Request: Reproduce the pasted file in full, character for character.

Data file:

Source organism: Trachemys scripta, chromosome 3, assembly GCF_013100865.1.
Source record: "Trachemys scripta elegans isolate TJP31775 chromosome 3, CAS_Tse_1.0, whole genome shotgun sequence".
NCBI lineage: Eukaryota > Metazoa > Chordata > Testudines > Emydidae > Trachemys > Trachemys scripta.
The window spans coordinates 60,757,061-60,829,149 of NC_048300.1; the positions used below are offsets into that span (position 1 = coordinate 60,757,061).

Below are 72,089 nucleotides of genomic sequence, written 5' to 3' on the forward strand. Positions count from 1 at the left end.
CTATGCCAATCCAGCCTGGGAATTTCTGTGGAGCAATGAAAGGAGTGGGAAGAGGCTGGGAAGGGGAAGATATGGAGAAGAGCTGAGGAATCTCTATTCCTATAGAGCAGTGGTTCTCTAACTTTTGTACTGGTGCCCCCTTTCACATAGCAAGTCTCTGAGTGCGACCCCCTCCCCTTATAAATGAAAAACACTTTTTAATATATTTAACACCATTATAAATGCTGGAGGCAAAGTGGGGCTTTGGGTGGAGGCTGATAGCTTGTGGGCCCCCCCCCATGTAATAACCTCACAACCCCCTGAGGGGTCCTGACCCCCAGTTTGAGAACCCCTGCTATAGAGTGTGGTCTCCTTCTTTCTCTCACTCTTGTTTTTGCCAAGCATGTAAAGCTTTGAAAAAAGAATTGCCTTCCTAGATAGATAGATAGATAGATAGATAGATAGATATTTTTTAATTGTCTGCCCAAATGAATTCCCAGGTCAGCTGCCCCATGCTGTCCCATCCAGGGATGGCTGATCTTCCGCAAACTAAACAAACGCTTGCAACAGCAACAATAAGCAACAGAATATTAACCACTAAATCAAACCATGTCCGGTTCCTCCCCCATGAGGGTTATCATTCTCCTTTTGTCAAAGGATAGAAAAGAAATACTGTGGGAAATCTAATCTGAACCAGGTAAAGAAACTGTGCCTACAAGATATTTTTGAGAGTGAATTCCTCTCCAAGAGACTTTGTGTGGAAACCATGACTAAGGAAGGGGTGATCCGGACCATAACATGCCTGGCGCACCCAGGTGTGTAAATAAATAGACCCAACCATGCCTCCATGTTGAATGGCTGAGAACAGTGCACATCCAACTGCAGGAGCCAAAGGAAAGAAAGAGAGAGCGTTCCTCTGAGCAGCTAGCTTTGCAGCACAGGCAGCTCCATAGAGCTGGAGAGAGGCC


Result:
Source organism: Trachemys scripta, chromosome 3, assembly GCF_013100865.1.
Source record: "Trachemys scripta elegans isolate TJP31775 chromosome 3, CAS_Tse_1.0, whole genome shotgun sequence".
NCBI lineage: Eukaryota > Metazoa > Chordata > Testudines > Emydidae > Trachemys > Trachemys scripta.
The window spans coordinates 60,757,061-60,829,149 of NC_048300.1; the positions used below are offsets into that span (position 1 = coordinate 60,757,061).

Below are 72,089 nucleotides of genomic sequence, written 5' to 3' on the forward strand. Positions count from 1 at the left end.
CTATGCCAATCCAGCCTGGGAATTTCTGTGGAGCAATGAAAGGAGTGGGAAGAGGCTGGGAAGGGGAAGATATGGAGAAGAGCTGAGGAATCTCTATTCCTATAGAGCAGTGGTTCTCTAACTTTTGTACTGGTGCCCCCTTTCACATAGCAAGTCTCTGAGTGCGACCCCCTCCCCTTATAAATGAAAAACACTTTTTAATATATTTAACACCATTATAAATGCTGGAGGCAAAGTGGGGCTTTGGGTGGAGGCTGATAGCTTGTGGGCCCCCCCCCATGTAATAACCTCACAACCCCCTGAGGGGTCCTGACCCCCAGTTTGAGAACCCCTGCTATAGAGTGTGGTCTCCTTCTTTCTCTCACTCTTGTTTTTGCCAAGCATGTAAAGCTTTGAAAAAAGAATTGCCTTCCTAGATAGATAGATAGATAGATAGATAGATAGATATTTTTTAATTGTCTGCCCAAATGAATTCCCAGGTCAGCTGCCCCATGCTGTCCCATCCAGGGATGGCTGATCTTCCGCAAACTAAACAAACGCTTGCAACAGCAACAATAAGCAACAGAATATTAACCACTAAATCAAACCATGTCCGGTTCCTCCCCCATGAGGGTTATCATTCTCCTTTTGTCAAAGGATAGAAAAGAAATACTGTGGGAAATCTAATCTGAACCAGGTAAAGAAACTGTGCCTACAAGATATTTTTGAGAGTGAATTCCTCTCCAAGAGACTTTGTGTGGAAACCATGACTAAGGAAGGGGTGATCCGGACCATAACATGCCTGGCGCACCCAGGTGTGTAAATAAATAGACCCAACCATGCCTCCATGTTGAATGGCTGAGAACAGTGCACATCCAACTGCAGGAGCCAAAGGAAAGAAAGAGAGAGCGTTCCTCTGAGCAGCTAGCTTTGCAGCACAGGCAGCTCCATAGAGCTGGAGAGAGGCC